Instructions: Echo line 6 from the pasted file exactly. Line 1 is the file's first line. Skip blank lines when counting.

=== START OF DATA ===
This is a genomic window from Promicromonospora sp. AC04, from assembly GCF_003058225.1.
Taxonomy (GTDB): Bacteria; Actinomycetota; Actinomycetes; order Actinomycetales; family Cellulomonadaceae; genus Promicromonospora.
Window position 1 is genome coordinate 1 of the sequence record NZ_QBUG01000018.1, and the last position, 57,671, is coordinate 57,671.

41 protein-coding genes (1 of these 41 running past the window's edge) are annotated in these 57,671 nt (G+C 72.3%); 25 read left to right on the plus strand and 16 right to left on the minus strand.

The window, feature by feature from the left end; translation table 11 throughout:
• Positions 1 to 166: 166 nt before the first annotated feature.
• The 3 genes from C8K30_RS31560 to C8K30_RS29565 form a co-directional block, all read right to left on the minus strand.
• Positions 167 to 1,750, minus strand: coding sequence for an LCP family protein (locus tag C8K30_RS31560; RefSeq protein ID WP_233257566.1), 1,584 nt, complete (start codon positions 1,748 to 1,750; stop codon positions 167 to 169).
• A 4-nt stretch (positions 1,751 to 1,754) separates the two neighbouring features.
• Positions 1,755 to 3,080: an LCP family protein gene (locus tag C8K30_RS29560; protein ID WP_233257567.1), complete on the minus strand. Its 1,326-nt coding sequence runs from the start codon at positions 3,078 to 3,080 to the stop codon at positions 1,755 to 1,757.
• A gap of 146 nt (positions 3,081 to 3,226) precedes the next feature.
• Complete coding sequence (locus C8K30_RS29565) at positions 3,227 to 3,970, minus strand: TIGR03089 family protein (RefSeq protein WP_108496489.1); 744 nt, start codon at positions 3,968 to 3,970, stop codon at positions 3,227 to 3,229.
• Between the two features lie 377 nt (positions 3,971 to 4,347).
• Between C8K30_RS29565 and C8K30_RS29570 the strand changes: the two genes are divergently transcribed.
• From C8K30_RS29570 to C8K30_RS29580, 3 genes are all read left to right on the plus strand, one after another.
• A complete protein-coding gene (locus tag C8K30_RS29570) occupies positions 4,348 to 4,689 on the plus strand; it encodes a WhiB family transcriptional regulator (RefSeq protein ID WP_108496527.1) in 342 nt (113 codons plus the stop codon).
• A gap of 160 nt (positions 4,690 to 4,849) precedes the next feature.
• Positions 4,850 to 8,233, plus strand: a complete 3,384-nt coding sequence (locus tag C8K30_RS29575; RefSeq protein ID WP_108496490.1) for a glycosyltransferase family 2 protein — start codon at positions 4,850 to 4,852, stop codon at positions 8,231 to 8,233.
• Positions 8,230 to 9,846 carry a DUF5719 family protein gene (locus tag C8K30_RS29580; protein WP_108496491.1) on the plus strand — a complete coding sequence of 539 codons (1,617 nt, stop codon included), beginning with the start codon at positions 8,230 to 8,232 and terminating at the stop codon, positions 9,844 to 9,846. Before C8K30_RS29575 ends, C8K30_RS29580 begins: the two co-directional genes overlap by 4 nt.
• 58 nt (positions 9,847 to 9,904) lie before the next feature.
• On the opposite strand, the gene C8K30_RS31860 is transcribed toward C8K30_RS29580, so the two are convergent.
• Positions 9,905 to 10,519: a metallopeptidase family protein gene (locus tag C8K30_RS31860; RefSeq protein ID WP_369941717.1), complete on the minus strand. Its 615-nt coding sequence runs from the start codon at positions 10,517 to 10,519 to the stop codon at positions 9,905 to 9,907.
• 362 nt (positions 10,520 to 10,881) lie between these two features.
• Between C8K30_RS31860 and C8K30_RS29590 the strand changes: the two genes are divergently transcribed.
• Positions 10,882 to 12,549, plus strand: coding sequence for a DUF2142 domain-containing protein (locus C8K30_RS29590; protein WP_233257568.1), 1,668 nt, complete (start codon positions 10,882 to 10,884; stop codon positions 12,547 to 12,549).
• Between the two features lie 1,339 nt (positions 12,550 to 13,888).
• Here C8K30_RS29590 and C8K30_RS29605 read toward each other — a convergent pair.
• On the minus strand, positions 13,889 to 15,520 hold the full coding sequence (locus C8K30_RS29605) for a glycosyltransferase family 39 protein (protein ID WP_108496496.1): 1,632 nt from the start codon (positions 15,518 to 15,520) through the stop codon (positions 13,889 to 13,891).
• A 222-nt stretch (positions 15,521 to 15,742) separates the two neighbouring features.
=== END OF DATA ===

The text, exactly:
• Positions 1 to 166: 166 nt before the first annotated feature.